Last year, I returned to horse showing after ten years away. With this perspective, I can see why it wasn’t my parents’ favorite activity. “Hey, how about we cut a massive check and bake in the heat this weekend? Wait, there’s more—you’ll also have to force-feed your nervous baby bird of a daughter tiny crumbs of sandwich because she has to eat something, and carry ten half-empty water bottles, and consider expensive photos, and there will be absolutely no telling when the day might end.”
Con: It’s been a loooooooooong time.
Yes, you’re rusty. Yes, you’re nervous. Yes, it still feels criminally early.
Pro: It’s been a loooooooooong time.
…And show clothes have come a long way. Breathable? Washable? Comfortable? Be still my heart. And credit card.
Con: Showing against kids half my age.
Is it humbling for this full-on adult to collect a green ribbon while a mere child carries away her tricolored swag? Do I feel incompetent watching her swap horses to ride in back-to-back classes when I can handle exactly one horse in a single set? Do I need a nap around 2 p.m.? Yes, to all of the above.
Pro: Showing against kids half my age.
If you happen to be at all proud, entering a class crawling with teenagers and watching them repeatedly kick your butt is a surefire way to remind yourself you didn’t come here for the ribbons. Bonus: It’s true.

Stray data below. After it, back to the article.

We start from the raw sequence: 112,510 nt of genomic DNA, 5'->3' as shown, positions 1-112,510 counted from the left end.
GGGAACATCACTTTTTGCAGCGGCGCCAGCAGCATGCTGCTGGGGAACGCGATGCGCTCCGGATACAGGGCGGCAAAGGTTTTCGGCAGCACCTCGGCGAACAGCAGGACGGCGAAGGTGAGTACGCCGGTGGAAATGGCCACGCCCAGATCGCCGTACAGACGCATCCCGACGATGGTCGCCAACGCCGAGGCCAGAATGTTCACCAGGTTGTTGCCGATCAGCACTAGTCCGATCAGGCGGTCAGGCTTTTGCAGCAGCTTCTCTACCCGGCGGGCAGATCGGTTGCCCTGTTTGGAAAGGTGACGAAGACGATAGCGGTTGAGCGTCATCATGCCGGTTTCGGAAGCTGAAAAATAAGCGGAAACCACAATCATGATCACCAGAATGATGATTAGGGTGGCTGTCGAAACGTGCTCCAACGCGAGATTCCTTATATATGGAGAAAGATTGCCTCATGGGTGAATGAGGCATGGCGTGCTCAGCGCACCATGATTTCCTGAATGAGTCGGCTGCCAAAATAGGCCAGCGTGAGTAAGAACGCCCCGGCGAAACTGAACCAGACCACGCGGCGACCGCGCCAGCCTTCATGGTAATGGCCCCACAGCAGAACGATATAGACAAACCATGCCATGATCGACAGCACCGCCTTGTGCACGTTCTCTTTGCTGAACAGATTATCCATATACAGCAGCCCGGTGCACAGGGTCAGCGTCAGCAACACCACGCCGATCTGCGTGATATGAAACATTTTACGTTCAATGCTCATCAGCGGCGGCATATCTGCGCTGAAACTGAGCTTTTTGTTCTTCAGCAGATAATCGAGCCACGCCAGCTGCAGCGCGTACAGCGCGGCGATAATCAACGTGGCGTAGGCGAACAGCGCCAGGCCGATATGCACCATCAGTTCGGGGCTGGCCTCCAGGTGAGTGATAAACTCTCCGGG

Con: No parents.
Upon arriving at my first show back, I immediately locked my keys in my trunk. I spent the first 45 minutes crouching by my car, waiting for AAA while thunder boomed and lightning threatened to murder me. This would never happen if my mom was here, I thought, jealously eyeing the parents toting boot bags and sheltering their young competitors from rain and ribbonless days and missed diagonals and anything else that could go wrong.
Pro: No parents.
I’m relaxed. Everything is streamlined. No one hovers while I tack up. No one asks what else I need to do before we can leave. No one naps in the car experiencing the most boring day of their parental lives. After my equine partner gets 5,000 treats and a leisurely cuddlefest, I can wander the tack vendors with an iced coffee and saunter home at my own pace.
Con: I paid for this.
Pro: I paid for this.
I write my own blank check to the show and promise myself I won’t dwell on the final number. If it ends up being nothing but the most expensive riding lesson ever, well, we can just keep that between us friends. Bonus: Buying the expensive photos.
Con: It had better be fun.
See the preceding section.
Pro: It had better be fun.
I was cantering to the inaugural fence of my return to showing when I realized I was clenching my teeth in fear. And in a surprisingly lucid flash of sanity, I recalled what I’ve repeated to my horsey friends on many a rough day: “You paid for this.” That was all it took to turn my clenching into a smile and my dread into excitement. It’s easy to take it too seriously. After all, it feels serious. There are ribbons at stake! Ribbons! But in the end, this is what we amateurs do for fun. So yes, fun it better be. And if you give it a chance (and don’t check your bank account for a while)… is it ever.
Liked this article? Here are others you’ll enjoy:
An Open Letter to an Ex-Hunter
Life with Horses: The Ladies Crossrail and Chit Chat Club
Emily Bogenschutz lives in Texas and is a freelance writer,
recent hunter-turned-jumper, and professional sneaker of saddle pads
into the washing machine. Follow her on Twitter: @EJBog.